LIBERIA: IOM Conducts Seminar On Strengthening GOL On Protection Assistance To Victims Of TIP…
The International Organization for Migration (IOM) Regional Director for Guinea and Liberian Madam Ana Fonseca has congratulated the Government of Liberia for the effort been made in the fight against human trafficking.
Speaking at the opening ceremony of a three-day seminar on Supporting the Government of Liberia in Strengthening their Protection Assistance to victims of Trafficking on Tuesday, January 17, 2023, being held at the Boulevard Hotel in Monrovia, Madam Fanseca said the only way to combat organized crime on trafficking is to be better organized than trafficker themselves, meaning that it is very important for everyone to work together with a cordial understanding of the way forward and communicate without barrier among the partners so that they are organized and powerful to battle trafficking.
She emphasized that counter-trafficking is a key priority for IMO and the Government of Liberia and there is a need to support the victims including work of the partners working to support victims of trafficking and the work being done to better the situation that is continue growing around the world; continues transforming itself depending on international, national, and local context.
The IOM Regional Director applauded the United States Government for providing funding for the training program and the work IOM currently doing in Liberia to support victims of trafficking they have identified and to support the work of the National Anti-Trafficking Taskforce of Liberia.
She also commended the effort of the US Government for the practical effort intense of looking into bigger areas of support and policies being frontline against trafficking.
Also speaking, Labour Minister Charles H. Gibson conveyed his appreciation to the US Embassy, the IOM and other partners from various entities presented at the occasion.
For his Part, the Chairman of the National Anti-Human Trafficking Taskforce of Liberia, Labour Minister Cllr. Charles H. Gibson said when it comes to victims’ protection as regards to trafficking and migrant issues, safe homes are first considered noting that “when victims are rescued, how do they get repatriated, resettle, and reintegrated is what the training is about.”
He called on participants to take training very important event to invest time, knowledge and contribute to advancing the process of trafficking.
Speaking further, Minister Gibson urged all to make contributions to enriching the engagement, ensuring those in the vanguard of protecting victims have tools, strategies, resources to ensure that people are not just protected, as part of effort to put their odds behind and move with their lives as normal people in society. He maintained that it is against this backdrop that such forum be organized to ensure all partners share knowledge, to identify resources for the protection of this group always found in society.
He used the occasion to inform the participants that fifty women brought back from Oman are currently being trained with entrepreneurship noting that “It is important that when victims are repatriated, you make effort to ensure that they are reintegrated in society”.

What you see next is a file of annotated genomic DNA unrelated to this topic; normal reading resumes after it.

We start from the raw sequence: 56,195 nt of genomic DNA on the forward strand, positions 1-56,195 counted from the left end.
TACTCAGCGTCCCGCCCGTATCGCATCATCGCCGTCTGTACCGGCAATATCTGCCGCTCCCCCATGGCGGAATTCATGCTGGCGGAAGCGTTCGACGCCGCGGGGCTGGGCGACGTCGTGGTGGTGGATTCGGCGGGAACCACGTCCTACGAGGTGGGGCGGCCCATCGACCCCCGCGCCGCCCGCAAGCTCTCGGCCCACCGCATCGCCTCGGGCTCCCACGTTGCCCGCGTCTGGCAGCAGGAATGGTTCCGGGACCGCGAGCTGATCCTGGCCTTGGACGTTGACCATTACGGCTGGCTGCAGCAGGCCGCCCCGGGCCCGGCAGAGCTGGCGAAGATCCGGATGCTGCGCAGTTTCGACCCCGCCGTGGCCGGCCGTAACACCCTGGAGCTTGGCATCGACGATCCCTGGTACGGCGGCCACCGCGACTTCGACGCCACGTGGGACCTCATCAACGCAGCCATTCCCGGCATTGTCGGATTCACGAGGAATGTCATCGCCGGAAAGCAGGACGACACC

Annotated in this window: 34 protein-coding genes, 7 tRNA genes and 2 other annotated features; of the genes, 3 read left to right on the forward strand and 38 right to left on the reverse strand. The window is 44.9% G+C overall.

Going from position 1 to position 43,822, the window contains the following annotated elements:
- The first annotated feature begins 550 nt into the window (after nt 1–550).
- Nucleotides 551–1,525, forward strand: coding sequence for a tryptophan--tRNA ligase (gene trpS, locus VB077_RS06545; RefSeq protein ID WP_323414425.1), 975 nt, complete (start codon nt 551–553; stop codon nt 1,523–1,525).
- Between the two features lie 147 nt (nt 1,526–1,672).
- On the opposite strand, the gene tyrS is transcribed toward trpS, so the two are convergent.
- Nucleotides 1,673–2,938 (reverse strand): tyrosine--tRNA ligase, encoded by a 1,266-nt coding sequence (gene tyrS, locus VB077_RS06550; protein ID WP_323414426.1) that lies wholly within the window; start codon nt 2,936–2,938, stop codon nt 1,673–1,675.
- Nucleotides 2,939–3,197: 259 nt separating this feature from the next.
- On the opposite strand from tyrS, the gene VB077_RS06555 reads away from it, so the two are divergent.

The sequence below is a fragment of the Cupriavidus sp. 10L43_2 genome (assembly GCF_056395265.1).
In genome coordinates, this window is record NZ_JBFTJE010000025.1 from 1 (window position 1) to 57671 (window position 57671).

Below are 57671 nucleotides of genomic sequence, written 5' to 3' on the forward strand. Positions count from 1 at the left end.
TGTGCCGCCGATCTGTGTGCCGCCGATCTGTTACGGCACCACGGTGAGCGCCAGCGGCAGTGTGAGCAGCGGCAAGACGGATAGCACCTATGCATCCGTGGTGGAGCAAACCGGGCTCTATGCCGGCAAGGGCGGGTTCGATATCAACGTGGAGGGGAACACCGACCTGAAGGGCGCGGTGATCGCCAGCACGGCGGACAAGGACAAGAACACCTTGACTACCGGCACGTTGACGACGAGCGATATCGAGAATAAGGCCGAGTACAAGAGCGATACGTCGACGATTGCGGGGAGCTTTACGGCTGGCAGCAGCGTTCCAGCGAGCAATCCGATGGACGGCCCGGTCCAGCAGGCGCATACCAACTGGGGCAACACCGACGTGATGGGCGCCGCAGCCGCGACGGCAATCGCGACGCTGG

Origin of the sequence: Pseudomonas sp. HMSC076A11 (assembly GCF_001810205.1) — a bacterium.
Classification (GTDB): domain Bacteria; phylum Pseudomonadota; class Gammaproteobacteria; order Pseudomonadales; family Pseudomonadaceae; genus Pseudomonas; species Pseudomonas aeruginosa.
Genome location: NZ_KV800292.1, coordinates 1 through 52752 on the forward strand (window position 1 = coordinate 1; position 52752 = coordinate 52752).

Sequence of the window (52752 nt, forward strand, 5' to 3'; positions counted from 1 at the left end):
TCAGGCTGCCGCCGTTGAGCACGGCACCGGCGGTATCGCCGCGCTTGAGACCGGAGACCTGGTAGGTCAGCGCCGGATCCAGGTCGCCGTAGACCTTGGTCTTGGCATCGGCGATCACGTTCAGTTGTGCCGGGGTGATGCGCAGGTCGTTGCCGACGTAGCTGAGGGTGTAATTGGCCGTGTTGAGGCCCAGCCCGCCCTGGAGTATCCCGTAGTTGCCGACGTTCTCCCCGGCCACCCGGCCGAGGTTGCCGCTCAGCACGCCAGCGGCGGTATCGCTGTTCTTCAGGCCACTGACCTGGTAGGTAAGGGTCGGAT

According to him, the reintegration is provided through the support of the IOM and the United States Government with lot of resources from the Liberian Government. He said those first fifty girls who came from Oman are being trained in various aspects of entrepreneurship, their ego and psychosocial determination will be sustaining and each of them will be given a reintegration package of US$1,500.00.
He thanked IOM, US Embassy, partners, and the GOL for not bringing the girls in the country and dump them but providing opportunities to startup their lives which is all part of the protection mechanism.
Minister Gibson added that the Taskforce currently has four safe-homes and is setting up two additional through the assistance of the IOM and those safe-homes are being equipped with modern facilities to dignify the victims. “When victim of trafficking arrive at the airport, there are vehicle that pick them up from the airport to the safe-home before the Ministry of Health take charge and make sure they go through complete medical evaluation and the Ministry of Justice also takes to collect their statements while the Ministry of Internal Affairs make sure their family are located and are willing to accept them back.”
He concluded that most of the victims are females and as such the role of the Ministry of Gender needs not be emphasis saying that is coordination.
For his part, Acting Solicitor General, Cllr. Wesseh A. Wesseh said most of the human trafficking cases that can go court does not have support from sectors or victims when its comes to the procurement of witnesses. He said prosecutor, sometimes used personal funds or resources to ensure that witnesses are in court. According to him, most of the TIP cases victims are the prime witness and if supports are not provided, the victims or witnesses to go court and testify, it means as prosecutor, you have no case.
Cllr. Wesseh indicated that victims support, and protection are very cardinal when it comes to prosecution of cases for the Ministry of Justice.